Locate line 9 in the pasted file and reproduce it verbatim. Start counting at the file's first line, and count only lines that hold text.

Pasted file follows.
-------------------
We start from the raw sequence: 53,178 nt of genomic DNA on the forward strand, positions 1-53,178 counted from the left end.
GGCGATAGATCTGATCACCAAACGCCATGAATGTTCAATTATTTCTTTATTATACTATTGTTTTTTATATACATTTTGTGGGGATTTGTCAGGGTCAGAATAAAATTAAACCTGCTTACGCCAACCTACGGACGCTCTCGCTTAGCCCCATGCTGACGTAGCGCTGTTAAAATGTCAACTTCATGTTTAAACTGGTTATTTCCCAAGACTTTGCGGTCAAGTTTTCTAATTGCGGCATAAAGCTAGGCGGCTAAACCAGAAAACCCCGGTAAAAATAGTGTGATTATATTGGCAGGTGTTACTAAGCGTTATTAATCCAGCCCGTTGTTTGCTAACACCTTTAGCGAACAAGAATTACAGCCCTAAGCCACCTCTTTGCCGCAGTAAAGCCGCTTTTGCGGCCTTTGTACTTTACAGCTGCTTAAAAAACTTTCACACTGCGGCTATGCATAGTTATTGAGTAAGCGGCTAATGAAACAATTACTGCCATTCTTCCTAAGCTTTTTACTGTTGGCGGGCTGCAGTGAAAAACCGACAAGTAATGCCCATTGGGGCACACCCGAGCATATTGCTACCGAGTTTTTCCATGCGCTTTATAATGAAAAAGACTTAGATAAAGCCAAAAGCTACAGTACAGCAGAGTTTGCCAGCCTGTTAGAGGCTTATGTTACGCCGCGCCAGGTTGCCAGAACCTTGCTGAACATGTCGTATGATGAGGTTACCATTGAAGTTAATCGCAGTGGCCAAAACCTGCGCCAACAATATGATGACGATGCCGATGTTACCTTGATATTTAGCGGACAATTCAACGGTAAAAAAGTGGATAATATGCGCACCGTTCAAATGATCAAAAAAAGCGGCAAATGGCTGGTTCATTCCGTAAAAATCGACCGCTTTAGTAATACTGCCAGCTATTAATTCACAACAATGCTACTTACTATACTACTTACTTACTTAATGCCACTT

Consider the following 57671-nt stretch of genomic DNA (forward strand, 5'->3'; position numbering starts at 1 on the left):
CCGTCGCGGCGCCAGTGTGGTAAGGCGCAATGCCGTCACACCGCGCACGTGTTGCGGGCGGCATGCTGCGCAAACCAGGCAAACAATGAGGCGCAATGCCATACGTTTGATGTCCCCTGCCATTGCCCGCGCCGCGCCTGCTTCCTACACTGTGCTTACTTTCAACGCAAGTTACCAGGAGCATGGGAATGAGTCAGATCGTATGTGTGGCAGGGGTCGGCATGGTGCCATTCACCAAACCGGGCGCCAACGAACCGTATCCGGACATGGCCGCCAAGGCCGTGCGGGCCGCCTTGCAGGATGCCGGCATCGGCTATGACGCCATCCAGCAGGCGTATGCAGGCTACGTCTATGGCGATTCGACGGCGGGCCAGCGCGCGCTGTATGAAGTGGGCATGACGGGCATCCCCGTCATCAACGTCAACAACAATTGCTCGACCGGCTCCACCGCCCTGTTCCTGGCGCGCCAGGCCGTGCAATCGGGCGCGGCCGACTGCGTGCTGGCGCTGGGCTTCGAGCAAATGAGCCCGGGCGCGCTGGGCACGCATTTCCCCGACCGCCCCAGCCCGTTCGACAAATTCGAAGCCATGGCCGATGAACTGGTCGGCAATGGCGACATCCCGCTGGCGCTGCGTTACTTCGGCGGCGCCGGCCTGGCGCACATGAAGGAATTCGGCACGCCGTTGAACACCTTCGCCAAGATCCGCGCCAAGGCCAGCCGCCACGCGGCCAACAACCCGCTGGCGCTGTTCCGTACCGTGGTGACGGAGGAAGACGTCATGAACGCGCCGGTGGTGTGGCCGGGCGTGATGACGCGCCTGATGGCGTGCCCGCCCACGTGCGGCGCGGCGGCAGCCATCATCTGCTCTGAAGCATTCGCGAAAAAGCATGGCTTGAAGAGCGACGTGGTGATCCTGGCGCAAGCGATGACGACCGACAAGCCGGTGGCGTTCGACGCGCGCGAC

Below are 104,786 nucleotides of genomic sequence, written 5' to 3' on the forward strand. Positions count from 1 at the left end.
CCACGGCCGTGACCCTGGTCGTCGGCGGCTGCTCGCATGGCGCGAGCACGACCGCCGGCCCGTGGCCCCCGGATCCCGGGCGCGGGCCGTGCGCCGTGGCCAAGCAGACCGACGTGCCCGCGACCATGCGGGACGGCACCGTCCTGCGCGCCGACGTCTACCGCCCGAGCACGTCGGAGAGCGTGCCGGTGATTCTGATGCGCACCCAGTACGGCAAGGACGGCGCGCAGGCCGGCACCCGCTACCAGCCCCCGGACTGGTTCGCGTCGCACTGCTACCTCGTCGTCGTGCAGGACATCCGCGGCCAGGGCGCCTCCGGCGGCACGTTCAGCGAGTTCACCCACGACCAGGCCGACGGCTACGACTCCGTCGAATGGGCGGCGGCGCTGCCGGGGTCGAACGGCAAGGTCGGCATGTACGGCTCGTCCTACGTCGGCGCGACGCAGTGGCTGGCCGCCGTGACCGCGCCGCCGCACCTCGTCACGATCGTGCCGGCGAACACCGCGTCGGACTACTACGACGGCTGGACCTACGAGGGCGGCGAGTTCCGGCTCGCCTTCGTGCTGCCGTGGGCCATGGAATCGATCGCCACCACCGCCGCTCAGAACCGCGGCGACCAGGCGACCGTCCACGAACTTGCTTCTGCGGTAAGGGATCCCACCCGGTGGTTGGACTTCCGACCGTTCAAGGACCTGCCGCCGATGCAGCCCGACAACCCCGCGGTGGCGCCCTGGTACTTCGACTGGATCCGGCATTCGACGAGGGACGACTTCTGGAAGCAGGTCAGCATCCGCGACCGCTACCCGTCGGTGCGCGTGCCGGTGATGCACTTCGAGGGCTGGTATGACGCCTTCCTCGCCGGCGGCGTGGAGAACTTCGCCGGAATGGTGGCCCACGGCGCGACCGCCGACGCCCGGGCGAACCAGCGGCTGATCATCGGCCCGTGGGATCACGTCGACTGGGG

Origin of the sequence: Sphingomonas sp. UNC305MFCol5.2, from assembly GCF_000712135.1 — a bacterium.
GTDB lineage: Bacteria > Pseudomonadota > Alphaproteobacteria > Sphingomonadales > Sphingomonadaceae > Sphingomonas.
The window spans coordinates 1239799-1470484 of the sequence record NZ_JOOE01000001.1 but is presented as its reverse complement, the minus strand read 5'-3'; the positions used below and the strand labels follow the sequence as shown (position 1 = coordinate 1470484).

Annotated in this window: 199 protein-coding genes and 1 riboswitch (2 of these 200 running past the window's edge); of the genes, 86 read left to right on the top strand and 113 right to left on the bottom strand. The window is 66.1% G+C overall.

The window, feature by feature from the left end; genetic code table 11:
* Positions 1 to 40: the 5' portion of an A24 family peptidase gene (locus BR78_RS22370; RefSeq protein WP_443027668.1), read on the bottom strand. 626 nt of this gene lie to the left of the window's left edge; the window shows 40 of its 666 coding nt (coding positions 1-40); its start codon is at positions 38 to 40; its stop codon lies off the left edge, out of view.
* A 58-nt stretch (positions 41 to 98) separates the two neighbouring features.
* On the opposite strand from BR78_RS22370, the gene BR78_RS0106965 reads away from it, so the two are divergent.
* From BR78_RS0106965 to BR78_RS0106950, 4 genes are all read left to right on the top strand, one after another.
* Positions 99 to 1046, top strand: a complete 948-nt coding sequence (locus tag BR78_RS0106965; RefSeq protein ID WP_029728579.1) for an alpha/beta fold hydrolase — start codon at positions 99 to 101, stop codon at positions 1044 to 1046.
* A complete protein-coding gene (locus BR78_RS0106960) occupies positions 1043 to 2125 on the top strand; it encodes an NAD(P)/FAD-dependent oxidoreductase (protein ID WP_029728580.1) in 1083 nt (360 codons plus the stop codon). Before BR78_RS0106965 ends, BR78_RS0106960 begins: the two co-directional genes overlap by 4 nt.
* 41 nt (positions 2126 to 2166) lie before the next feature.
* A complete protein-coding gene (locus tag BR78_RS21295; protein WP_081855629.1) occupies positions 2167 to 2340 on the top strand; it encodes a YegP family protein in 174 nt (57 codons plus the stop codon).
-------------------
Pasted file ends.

The window spans coordinates 1239799-1470484 of the sequence record NZ_JOOE01000001.1 but is presented as its reverse complement, the minus strand read 5'-3'; the positions used below and the strand labels follow the sequence as shown (position 1 = coordinate 1470484).